The Texans have Pro Bowl left tackle Laremy Tunsil in place along with former first-round draft pick Tytus Howard at right tackle. Cannon should provide a leadership role as the oldest offensive lineman on the roster.

A former All-Mountain West Conference selection, Cannon was diagnosed with cancer in 2011 after a biopsy was conducted at the request of two NFL teams. The mass was ruled as benign, but was found to be cancerous. After undergoing treatment, Cannon has been in remission every year.

“Over the years I’ve been through this process of coming back,” Cannon said. “ I just really lean on the staff and kind of whatever they tell me to do, whenever they tell me to start running full speed, I do what they say. They’re professionals. We have a great training room staff and our sport science department is one of the best. They’re tracking everything I’m doing: how much I’m running, how much I’m lifting, checking my gains and losses in the training room, weight room, all that.

“So, there’s a good group of people that I have around me and I’m kind of just listening to what they’re saying. I’m listening to my body and telling them how I feel and we’re working together. Whenever they think it looks good and whenever I feel good enough, that’ll be when I’m the best.”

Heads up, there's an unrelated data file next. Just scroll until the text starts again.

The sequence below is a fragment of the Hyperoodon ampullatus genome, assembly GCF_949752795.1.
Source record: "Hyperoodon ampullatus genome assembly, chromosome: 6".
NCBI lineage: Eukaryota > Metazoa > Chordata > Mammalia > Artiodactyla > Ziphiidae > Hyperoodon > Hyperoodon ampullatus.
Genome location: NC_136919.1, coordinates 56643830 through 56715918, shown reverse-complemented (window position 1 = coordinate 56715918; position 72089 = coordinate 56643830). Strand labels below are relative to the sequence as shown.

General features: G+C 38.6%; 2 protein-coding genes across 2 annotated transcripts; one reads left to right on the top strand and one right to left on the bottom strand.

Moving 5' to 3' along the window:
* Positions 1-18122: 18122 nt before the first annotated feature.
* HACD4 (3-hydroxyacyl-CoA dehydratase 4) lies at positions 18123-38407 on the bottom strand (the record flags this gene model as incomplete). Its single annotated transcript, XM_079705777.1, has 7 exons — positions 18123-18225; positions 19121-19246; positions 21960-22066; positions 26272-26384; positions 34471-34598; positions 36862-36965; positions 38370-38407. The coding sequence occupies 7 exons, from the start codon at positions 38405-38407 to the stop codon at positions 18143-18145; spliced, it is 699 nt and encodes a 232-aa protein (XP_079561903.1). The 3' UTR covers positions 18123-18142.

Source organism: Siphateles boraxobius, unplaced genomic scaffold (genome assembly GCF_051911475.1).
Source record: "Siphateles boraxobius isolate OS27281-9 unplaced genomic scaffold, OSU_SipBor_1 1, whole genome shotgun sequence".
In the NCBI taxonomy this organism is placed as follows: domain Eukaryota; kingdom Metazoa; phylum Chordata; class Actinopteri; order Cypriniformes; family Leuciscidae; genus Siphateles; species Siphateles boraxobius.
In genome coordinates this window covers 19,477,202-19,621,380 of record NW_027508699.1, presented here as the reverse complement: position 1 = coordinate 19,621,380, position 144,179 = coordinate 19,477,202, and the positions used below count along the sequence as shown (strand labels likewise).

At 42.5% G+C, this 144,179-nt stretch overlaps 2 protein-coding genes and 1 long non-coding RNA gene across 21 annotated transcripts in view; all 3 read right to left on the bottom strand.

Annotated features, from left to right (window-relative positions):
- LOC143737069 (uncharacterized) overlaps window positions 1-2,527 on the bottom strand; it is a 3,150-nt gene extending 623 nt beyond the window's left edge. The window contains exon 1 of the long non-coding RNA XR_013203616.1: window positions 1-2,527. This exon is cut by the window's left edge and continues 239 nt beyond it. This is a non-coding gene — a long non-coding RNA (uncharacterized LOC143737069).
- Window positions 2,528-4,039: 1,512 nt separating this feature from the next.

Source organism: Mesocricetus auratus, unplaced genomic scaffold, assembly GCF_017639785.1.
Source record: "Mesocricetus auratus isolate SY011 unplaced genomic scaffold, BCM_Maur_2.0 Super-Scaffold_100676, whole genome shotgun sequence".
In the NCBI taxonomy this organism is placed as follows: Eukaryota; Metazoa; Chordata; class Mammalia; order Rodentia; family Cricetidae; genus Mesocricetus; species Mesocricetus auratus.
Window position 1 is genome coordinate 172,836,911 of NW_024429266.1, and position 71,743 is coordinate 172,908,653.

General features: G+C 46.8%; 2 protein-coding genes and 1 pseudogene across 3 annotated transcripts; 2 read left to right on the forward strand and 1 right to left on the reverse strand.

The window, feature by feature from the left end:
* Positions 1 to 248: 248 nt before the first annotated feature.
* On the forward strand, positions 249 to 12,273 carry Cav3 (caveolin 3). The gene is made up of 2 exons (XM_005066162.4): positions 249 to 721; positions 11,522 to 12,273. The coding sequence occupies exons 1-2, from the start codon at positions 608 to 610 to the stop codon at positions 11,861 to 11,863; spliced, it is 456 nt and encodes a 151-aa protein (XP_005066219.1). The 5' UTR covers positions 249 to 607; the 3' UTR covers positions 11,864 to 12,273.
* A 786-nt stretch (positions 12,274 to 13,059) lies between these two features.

Cannon has started 69 of 115 career games. He's due $4.7 million nonguaranteed base salaries in 2021 and 2022. Cannon has an $800,000 incentive for playing time, up to $1.5 million in per-game active roster bonuses at a rate of $93,750 per game along with $850,000 in not likely to be earned incentives, a $100,000 weight bonus and $58,460 total workout bonuses.

In 2022, Cannon has the maximum $1.5 million per game active roster bonus, $1.65 million in not likely to be earned incentives and $150,000 in total workout bonuses.

Playing for a veteran offensive line coach in James Campen, Cannon is playing for a former NFL offensive lineman. Cannon has a background with a venerable offensive line coach: retired New England offensive line coach Dante Scarnecchia.

“Definitely, there’s carryover, but he has a different approach, different style,” Cannon said. “Both are great. I love the way he coaches. It’s a plus that he was a player. That’s awesome. As an offensive lineman you couldn’t ask more than for your coach to have played the game, because in some ways he understands how we’re feeling and how we’re thinking. I’m not saying he knows what we’re thinking, but he knows how we’re thinking. He takes all of that in when he’s trying to coach us and teach us certain things. It’s awesome being able to play for him and so far I’m really enjoying it.”

The owner of three Super Bowl rings, Cannon carries valuable experience and knowledge to impart to his younger teammates. Cannon isn’t quite sure where his Super Bowl rings are at the moment.

“That’s a good question,” Cannon said. “I don’t know, that’s kind of embarrassing. I have no idea. I’m looking for the next one. They’re not even in Houston. I think they’re in (storage) or something in Fort Worth, possibly.”

Aaron Wilson has covered the NFL for 20 seasons, including the Texans, Baltimore Ravens, Tennessee Titans and Jacksonville Jaguars. He has previously written for The Houston Chronicle and The Baltimore Sun. He’s on Twitter: @AaronWilson_NFL and Instagram: @aaronwilson7128.

Sponsored Content

Sponsored Content